Phoenix judge OKs deal reached in 30-year-old lawsuit on state's mental health funding

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PHOENIX — A Maricopa County judge on Monday signed off on an agreement that increases housing, employment and other services for the seriously mentally ill.

Judge Edward Bassett's action came as he dismissed a lawsuit filed more than 30 years ago challenging the state's funding of mental health services. The terms of the agreement reached in January between Gov. Jan Brewer and lawyers for the mentally ill will apply statewide.

No money will be spent beyond an extra $39 million a year pumped into the system more than two years ago as part of an interim agreement ending the lawsuit. The expansion of Medicaid in Arizona that began Jan. 1 will pay for some of the additional costs.

Brewer celebrated the dismissal, saying the deal provides needed treatment and puts in place a model community-based behavioral health system.

"Having served in public office for more than three decades, I have been greatly invested and involved in making sure our seriously mentally ill citizens are provided quality care and services they deserve," Brewer said in a statement.

Among the provisions are an additional 1,200 housing units for the mentally ill population and a commitment to provide employment services for an additional 750 patients.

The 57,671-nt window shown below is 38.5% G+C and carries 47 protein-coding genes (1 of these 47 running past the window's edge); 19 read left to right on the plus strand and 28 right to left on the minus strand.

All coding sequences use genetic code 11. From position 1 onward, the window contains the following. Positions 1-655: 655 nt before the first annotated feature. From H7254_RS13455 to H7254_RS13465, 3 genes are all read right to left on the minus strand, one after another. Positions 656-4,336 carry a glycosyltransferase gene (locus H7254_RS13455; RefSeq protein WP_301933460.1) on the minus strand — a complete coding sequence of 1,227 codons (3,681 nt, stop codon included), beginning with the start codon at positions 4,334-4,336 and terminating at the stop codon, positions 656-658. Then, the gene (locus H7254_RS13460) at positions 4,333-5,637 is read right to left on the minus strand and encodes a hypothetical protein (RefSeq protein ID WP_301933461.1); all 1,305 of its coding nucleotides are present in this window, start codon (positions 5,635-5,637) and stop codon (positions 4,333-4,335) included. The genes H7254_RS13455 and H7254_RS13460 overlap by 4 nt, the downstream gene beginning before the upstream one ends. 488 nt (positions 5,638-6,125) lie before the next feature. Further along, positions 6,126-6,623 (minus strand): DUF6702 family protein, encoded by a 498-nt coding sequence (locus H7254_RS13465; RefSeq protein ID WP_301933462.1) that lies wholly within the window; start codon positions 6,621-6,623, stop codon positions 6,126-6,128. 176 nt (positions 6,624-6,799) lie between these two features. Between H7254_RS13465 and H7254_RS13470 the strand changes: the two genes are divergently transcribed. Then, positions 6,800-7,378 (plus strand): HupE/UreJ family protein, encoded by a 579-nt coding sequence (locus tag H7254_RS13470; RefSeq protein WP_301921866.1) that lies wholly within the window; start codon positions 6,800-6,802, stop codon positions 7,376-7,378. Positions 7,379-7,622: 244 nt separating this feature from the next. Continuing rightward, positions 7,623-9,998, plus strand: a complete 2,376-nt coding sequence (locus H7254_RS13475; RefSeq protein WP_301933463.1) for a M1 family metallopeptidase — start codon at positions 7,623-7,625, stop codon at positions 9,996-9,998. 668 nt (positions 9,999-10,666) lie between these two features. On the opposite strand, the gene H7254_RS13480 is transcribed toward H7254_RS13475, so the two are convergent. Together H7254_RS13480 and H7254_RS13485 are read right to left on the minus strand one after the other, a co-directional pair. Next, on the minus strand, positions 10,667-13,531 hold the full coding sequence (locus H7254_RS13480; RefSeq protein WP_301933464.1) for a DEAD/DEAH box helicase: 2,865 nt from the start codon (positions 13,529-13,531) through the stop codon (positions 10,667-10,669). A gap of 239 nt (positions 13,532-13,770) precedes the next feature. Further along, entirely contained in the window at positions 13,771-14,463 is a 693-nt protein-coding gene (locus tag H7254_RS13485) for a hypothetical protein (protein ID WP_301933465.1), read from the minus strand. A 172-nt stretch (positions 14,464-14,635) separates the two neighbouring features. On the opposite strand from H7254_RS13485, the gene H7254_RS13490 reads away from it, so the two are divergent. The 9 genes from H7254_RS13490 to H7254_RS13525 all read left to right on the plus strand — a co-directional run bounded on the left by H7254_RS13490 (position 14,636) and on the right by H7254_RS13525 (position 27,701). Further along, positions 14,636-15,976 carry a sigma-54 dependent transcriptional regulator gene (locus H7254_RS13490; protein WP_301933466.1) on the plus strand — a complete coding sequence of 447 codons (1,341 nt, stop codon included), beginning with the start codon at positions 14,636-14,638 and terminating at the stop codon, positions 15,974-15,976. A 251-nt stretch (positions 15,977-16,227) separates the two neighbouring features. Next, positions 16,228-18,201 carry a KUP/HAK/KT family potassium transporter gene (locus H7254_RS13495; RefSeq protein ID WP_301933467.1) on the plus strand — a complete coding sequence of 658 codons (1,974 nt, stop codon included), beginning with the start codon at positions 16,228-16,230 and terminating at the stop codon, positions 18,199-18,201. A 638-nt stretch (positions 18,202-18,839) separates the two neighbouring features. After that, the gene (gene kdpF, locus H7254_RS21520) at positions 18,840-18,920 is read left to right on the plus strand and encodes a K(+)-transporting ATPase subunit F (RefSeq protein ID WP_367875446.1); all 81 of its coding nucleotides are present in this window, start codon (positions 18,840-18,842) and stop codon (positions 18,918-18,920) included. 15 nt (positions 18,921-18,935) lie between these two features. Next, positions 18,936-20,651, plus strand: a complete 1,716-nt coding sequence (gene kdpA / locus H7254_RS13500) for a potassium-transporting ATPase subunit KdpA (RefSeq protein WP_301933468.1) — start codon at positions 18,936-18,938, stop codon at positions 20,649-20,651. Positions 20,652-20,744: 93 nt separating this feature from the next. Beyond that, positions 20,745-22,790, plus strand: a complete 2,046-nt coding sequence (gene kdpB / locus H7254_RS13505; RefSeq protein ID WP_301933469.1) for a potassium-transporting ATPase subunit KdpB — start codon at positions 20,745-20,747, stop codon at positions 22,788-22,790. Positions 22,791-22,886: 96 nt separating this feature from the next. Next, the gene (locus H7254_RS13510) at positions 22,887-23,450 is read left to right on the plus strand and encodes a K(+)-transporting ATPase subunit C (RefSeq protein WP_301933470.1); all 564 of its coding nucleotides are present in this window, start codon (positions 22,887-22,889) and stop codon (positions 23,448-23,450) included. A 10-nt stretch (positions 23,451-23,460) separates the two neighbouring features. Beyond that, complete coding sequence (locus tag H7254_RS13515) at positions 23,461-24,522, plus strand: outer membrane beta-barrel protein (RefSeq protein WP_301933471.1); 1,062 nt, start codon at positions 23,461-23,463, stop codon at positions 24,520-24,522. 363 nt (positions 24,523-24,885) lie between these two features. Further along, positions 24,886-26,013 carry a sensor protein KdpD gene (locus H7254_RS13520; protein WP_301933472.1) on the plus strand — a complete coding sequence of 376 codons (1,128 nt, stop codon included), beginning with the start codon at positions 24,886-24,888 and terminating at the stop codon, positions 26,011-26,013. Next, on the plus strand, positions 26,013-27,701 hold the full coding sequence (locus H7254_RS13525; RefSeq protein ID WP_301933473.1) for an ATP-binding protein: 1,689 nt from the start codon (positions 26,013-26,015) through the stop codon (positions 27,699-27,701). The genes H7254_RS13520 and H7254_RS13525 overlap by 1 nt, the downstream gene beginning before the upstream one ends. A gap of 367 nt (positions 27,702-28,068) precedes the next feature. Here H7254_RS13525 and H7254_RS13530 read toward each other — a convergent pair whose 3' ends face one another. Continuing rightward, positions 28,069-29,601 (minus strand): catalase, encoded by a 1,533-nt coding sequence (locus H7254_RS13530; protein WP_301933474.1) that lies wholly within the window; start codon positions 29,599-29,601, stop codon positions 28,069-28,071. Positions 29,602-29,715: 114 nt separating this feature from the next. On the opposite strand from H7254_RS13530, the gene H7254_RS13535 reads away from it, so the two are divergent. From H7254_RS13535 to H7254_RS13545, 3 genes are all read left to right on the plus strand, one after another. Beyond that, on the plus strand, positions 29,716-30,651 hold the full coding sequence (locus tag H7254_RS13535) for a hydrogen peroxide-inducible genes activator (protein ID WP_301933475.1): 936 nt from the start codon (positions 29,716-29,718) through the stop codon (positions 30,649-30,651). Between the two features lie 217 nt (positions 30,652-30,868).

The class action lawsuit called Arnold v. Sarn has wound its way through the courts for Brewer's entire political career. In the decades since the suit was filed, it has been the subject of numerous legal fights and reviews as the state struggled to follow court orders and earlier compliance agreements. At times, advocates have estimated the cost of compliance in the hundreds of millions of dollars.

Brewer, who has a son who is seriously mentally ill, has long championed services for those with behavioral health issues.

There are currently nearly 19,000 seriously mentally ill people receiving services in Maricopa County, and the costs to treat many of them are paid by the state's Medicaid program. More are expected to be covered under Medicaid expansion, freeing up state money.

The state has agreed to adopt national quality standards for treatment, and will do annual evaluations of the program's effectiveness. In addition to the new housing and jobs programs, crisis intervention and respite care services, family and peer support and life skills training will be provided for the mentally ill and their families.

Judge Bassett retained the right to enforce provisions of the agreement if the state fails to follow through as promised.

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